The news from Turkey following the referendum on 16 April is worrying. The coup attempt on 20 July 2016, in which rogue troops commandeered fighter jets and tanks to bomb parliament, led the Turkish cabinet to declare a six-month state of emergency. On 19 January, as the six months drew to a close, the state of emergency was extended for a further three months. Now, following the referendum, the Turkish cabinet has once again added three months to the extraordinary powers permitted the president and his government under the terms of the emergency legislation.
Tag Archive: Turkey
Since mid-July 2016 Turks have been living in a state of emergency, subject to the sweeping powers permitted the president and his ministers in this situation. Triggered by the coup attempt on 20 July, in which 240 soldiers, police and civilians were killed trying to stop rogue troops who had commandeered fighter jets and tanks to bomb parliament, the state of emergency was extended on 19 January 2017 for a further three months.
In a remarkably under-reported series of events in northern Syria, the success of the joint Turkish – Free Syrian Army (FSA) Operation Euphrates Shield (Turkish: Fırat Kalkanı Harekâtı, Arabic dara’ al-furat) is now more uncertain than ever. The goal of the military campaign is to defeat the forces of the Islamic State in Iraq and Syria (ISIS). FSA forces supported by Turkish air power, armour, artillery, intelligence and special forces were moving slowly but steadily on their way from the Turkish border towards what is regarded as ISIS’s centre of gravity – its self-proclaimed capital in the city of Al-Raqqah. Just…
There is a new brand of Muslim religious orthodoxy on the rise in places like Turkey, which seeks to engage modernity through the sincere religious belief of individuals. Neslihan Cevik uses the term “Muslimism” to set it apart from other trends. Neslihan Cevik‘s new book, Muslimism in Turkey and Beyond: Religion in the Modern World (Palgrave Macmillan, 2016), identifies an important and fertile middle ground between fundamentalism and secularism. She discusses her research with STI in this interview.
In the heart of Athens, sidewalks teem with passersby, restaurants are packed with people and crowds flow from the metro. But take a few steps into nearby Victoria Square, and you’ll find a shocking world of survival sex and exploitation. The sex trade has always existed here, but it’s now exacerbated by a swelling number of refugees arriving from the Middle East. Caught in that web of desperation are unaccompanied minors — many of them teenage boys. Young men gather in Victoria Square, central Athens. How It Works It starts with eye contact, a seemingly benign hello, or a request…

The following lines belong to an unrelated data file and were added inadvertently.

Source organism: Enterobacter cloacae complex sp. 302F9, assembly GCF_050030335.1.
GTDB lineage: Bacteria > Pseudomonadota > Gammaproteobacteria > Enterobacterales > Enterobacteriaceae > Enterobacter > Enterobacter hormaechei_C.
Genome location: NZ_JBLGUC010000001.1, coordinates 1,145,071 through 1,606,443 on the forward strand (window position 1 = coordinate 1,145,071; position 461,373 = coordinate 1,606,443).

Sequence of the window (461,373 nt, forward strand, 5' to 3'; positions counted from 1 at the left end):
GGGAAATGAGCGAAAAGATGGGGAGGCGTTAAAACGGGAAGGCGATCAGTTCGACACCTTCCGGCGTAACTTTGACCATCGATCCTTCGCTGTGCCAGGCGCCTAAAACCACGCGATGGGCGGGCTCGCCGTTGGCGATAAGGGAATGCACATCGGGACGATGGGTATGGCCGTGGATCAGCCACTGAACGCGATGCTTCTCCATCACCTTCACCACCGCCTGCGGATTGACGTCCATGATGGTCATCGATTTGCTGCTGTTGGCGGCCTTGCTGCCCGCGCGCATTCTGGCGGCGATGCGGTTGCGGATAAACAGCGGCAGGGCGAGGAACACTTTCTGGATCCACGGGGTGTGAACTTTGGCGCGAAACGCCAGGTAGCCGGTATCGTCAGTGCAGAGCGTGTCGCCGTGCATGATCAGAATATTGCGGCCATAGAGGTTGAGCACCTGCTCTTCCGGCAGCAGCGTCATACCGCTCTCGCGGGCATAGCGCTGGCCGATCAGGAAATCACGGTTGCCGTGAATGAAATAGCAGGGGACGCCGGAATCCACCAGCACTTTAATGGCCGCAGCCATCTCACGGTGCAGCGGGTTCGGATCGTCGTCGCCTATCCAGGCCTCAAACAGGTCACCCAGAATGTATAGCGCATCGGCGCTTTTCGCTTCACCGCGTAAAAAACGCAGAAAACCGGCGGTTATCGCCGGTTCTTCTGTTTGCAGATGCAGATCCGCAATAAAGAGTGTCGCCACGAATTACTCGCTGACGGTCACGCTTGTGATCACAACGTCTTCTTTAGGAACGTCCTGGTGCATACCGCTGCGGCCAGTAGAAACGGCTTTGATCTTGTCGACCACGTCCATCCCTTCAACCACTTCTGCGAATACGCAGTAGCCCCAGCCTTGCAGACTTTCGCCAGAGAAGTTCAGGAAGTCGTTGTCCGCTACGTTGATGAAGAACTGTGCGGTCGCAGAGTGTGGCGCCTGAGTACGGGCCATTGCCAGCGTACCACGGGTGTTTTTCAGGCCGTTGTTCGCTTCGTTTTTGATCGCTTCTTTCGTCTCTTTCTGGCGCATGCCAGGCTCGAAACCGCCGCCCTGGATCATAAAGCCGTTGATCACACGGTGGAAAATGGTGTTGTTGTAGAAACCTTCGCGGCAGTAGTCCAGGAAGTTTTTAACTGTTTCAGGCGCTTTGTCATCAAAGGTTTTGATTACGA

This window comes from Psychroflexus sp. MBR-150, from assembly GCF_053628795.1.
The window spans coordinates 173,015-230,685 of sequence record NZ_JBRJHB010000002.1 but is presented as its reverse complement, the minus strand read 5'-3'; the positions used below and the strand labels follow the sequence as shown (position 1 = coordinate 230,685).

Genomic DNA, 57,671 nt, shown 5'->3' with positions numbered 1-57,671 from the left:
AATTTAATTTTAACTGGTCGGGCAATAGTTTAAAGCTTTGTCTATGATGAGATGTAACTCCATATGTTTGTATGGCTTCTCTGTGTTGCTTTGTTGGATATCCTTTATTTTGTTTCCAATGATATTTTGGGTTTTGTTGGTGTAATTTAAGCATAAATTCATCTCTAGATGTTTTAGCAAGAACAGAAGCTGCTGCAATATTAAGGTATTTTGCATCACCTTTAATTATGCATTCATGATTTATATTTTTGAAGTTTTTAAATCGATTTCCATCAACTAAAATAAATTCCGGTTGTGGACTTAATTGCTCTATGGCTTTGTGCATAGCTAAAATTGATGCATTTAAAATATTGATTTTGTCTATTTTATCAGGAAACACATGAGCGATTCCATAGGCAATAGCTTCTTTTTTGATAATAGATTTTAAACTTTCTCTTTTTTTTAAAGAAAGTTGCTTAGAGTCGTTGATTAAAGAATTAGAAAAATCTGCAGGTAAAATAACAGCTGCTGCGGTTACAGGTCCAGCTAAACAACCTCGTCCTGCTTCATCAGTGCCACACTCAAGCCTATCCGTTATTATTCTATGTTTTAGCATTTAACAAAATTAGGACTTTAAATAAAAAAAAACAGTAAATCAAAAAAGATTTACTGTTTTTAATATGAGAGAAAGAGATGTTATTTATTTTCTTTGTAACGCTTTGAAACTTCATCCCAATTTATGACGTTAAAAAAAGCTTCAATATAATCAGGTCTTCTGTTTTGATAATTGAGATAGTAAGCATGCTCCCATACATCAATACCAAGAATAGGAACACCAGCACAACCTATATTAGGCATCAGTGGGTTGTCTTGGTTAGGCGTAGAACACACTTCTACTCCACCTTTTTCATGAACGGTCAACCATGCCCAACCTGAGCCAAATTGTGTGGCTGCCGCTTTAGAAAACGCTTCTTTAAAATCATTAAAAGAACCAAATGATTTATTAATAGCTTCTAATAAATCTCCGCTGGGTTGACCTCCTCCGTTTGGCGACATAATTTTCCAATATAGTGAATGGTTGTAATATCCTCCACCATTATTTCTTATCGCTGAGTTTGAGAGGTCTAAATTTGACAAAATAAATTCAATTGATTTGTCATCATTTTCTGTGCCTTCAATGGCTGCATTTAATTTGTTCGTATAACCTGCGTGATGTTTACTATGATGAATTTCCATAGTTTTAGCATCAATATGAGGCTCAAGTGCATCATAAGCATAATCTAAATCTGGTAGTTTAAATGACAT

In the past two decades, Turkey has emerged on the global scene. It has enjoyed dramatic economic growth that has catapulted it into the exclusive G20 club of major economies; and under the rule of Recep Tayyip Erdoğan and his Justice and Development Party (AKP), Turkey has enjoyed unprecedented political stability. For the past fifteen years, the AKP has formed a single-party government, a remarkable feat given Turkey’s tumultuous politics.The AKP’s tenure was at first lauded in the West as the triumph of democratic forces over semi-authoritarianism. The AKP inherited a system in which Turkey’s General Staff and high judiciary often dictated terms to officials….
Slowly, and much to the distaste of Turkey’s President Recep Tayyip Erdogan, the possibility of a united autonomous Kurdistan stretching across the northern reaches of Syria and Iraq is emerging.
The opening of a court case against Turkish soccer star Hakan Sukur on charges of insulting the president takes Recep Tayyip Erdogan’s autocratic ambitions back to their origins: an Islamist power struggle with exiled preacher Fethullalh Gulen that erupted five years ago on the pitch. A soccer player-turned-politician who in 2011 was elected to parliament as a representative of Mr. Erdogan’s Justice and Development Party (AKP), Mr. Sukur stands accused of asserting in February 2015 that the president was guilty of theft. Mr. Sukur, who sided with Mr. Gulen in his dispute with Mr. Erdogan, was referring to charges in…
Battles for control of stadiums and other public spaces in Turkey and Egypt have pitched militant soccer fans against authoritarian leaders determined to limit the supporters’ ability to challenge their authority. As a result, a struggle that comes on the back of years of confrontation in the stadiums and mass, watershed anti-government protests that in 2011 toppled Egyptian president Hosni Mubarak and in 2013 rocked Turkey and reinforced President Recep Tayyip Erdoğan’s autocratic instincts, has moved beyond stadiums. In Egypt, general-turned-president Abdel Fattah Al-Sisi inaugurated a new office of the Interior Ministry at the Police Academy in New Cairo, east…
Police in Turkey blast pride parade with water cannons, “accidentally create rainbow”. “Police reacts with water cannons. Karma reacts with rainbow.” A crowd-dispersing method turned into an unwitting symbol of defiance, if this photo is to be believed, in Taksim Square, Turkey yesterday, where the annual gay pride parade was being held. Turkish police used water cannon trucks and rubber pellets on those gathered in the centre of Istanbul, despite the parade having taken place peacefully the year before.